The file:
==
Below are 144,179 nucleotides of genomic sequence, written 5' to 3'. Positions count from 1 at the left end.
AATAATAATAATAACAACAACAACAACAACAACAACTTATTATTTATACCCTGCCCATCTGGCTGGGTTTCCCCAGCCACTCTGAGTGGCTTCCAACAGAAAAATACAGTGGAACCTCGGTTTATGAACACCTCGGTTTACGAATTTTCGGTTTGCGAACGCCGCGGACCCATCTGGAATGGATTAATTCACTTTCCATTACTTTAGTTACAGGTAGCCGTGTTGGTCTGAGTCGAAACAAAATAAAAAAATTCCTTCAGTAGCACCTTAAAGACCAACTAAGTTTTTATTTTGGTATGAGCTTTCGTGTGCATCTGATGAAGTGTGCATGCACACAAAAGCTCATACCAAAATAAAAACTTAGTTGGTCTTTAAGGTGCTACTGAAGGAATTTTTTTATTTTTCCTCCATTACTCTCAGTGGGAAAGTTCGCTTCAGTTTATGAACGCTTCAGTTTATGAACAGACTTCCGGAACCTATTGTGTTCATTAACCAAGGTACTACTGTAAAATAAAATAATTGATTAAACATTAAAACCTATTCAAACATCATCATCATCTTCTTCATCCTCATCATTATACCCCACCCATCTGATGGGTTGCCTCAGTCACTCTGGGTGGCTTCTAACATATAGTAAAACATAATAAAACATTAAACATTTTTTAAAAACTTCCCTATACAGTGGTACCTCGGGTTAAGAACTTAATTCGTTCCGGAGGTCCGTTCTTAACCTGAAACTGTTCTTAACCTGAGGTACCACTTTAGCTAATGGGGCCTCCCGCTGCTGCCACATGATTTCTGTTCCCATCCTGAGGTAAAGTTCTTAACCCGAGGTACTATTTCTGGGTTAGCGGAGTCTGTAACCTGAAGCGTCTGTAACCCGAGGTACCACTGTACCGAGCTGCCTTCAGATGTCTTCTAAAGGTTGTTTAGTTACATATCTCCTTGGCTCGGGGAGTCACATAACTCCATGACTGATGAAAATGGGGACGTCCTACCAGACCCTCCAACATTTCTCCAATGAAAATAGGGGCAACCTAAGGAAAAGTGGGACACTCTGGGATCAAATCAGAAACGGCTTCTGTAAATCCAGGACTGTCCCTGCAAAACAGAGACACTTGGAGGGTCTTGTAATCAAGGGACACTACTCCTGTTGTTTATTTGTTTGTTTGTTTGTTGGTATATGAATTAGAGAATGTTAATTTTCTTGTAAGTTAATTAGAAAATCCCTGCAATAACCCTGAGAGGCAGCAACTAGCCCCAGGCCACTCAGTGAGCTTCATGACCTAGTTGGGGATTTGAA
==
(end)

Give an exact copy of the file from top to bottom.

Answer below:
Below are 144,179 nucleotides of genomic sequence, written 5' to 3'. Positions count from 1 at the left end.
AATAATAATAATAACAACAACAACAACAACAACAACTTATTATTTATACCCTGCCCATCTGGCTGGGTTTCCCCAGCCACTCTGAGTGGCTTCCAACAGAAAAATACAGTGGAACCTCGGTTTATGAACACCTCGGTTTACGAATTTTCGGTTTGCGAACGCCGCGGACCCATCTGGAATGGATTAATTCACTTTCCATTACTTTAGTTACAGGTAGCCGTGTTGGTCTGAGTCGAAACAAAATAAAAAAATTCCTTCAGTAGCACCTTAAAGACCAACTAAGTTTTTATTTTGGTATGAGCTTTCGTGTGCATCTGATGAAGTGTGCATGCACACAAAAGCTCATACCAAAATAAAAACTTAGTTGGTCTTTAAGGTGCTACTGAAGGAATTTTTTTATTTTTCCTCCATTACTCTCAGTGGGAAAGTTCGCTTCAGTTTATGAACGCTTCAGTTTATGAACAGACTTCCGGAACCTATTGTGTTCATTAACCAAGGTACTACTGTAAAATAAAATAATTGATTAAACATTAAAACCTATTCAAACATCATCATCATCTTCTTCATCCTCATCATTATACCCCACCCATCTGATGGGTTGCCTCAGTCACTCTGGGTGGCTTCTAACATATAGTAAAACATAATAAAACATTAAACATTTTTTAAAAACTTCCCTATACAGTGGTACCTCGGGTTAAGAACTTAATTCGTTCCGGAGGTCCGTTCTTAACCTGAAACTGTTCTTAACCTGAGGTACCACTTTAGCTAATGGGGCCTCCCGCTGCTGCCACATGATTTCTGTTCCCATCCTGAGGTAAAGTTCTTAACCCGAGGTACTATTTCTGGGTTAGCGGAGTCTGTAACCTGAAGCGTCTGTAACCCGAGGTACCACTGTACCGAGCTGCCTTCAGATGTCTTCTAAAGGTTGTTTAGTTACATATCTCCTTGGCTCGGGGAGTCACATAACTCCATGACTGATGAAAATGGGGACGTCCTACCAGACCCTCCAACATTTCTCCAATGAAAATAGGGGCAACCTAAGGAAAAGTGGGACACTCTGGGATCAAATCAGAAACGGCTTCTGTAAATCCAGGACTGTCCCTGCAAAACAGAGACACTTGGAGGGTCTTGTAATCAAGGGACACTACTCCTGTTGTTTATTTGTTTGTTTGTTTGTTGGTATATGAATTAGAGAATGTTAATTTTCTTGTAAGTTAATTAGAAAATCCCTGCAATAACCCTGAGAGGCAGCAACTAGCCCCAGGCCACTCAGTGAGCTTCATGACCTAGTTGGGGATTTGAA